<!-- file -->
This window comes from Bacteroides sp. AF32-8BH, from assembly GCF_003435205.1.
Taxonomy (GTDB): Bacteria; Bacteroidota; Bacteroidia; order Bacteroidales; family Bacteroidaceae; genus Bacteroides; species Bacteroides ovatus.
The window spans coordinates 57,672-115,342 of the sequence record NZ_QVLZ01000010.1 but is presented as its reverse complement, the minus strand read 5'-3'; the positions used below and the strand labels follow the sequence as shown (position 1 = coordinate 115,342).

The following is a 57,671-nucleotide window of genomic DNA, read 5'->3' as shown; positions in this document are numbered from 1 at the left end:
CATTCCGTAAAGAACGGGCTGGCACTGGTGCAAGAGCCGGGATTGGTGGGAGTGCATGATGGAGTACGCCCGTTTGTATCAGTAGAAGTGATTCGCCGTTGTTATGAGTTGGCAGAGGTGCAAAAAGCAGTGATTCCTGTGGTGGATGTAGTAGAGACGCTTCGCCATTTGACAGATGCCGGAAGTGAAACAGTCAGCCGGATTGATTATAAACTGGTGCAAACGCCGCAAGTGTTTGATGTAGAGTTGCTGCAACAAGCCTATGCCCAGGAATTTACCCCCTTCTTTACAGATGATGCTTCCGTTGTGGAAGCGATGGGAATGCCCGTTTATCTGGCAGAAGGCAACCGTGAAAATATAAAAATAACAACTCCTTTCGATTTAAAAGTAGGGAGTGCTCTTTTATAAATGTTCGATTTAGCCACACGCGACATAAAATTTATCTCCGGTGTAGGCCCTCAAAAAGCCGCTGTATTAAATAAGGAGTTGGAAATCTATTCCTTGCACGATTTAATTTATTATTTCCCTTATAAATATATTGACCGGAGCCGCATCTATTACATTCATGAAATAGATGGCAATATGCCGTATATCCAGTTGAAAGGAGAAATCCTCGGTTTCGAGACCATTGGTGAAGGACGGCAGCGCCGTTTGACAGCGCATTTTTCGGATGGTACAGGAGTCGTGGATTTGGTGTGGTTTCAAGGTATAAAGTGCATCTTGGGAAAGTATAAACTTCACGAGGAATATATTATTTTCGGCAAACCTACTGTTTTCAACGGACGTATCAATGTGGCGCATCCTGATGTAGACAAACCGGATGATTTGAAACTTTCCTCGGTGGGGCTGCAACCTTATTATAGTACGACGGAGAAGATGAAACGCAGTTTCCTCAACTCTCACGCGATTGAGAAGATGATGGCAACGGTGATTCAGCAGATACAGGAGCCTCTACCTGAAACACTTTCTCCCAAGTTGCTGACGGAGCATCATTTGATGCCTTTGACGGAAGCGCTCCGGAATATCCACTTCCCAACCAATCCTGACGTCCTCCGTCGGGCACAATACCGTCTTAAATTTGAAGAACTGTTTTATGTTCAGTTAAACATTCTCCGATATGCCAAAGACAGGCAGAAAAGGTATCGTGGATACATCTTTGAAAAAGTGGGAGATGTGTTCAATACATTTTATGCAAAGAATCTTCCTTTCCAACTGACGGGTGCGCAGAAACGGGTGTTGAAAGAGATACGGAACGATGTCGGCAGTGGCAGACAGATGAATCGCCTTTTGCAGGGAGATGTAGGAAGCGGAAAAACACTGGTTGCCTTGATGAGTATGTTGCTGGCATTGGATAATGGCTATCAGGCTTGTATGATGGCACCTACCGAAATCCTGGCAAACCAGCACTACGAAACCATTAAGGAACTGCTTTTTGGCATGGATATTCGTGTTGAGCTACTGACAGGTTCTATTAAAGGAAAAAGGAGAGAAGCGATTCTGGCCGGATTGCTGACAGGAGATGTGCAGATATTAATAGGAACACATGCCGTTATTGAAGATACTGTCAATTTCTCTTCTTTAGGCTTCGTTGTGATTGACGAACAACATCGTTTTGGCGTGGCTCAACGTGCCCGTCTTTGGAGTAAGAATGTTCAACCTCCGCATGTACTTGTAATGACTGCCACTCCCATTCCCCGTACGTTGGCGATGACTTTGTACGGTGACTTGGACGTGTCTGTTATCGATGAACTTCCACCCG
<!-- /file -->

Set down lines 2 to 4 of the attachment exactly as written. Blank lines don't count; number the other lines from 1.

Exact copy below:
Taxonomy (GTDB): Bacteria; Bacteroidota; Bacteroidia; order Bacteroidales; family Bacteroidaceae; genus Bacteroides; species Bacteroides ovatus.
The window spans coordinates 57,672-115,342 of the sequence record NZ_QVLZ01000010.1 but is presented as its reverse complement, the minus strand read 5'-3'; the positions used below and the strand labels follow the sequence as shown (position 1 = coordinate 115,342).

The following is a 57,671-nucleotide window of genomic DNA, read 5'->3' as shown; positions in this document are numbered from 1 at the left end: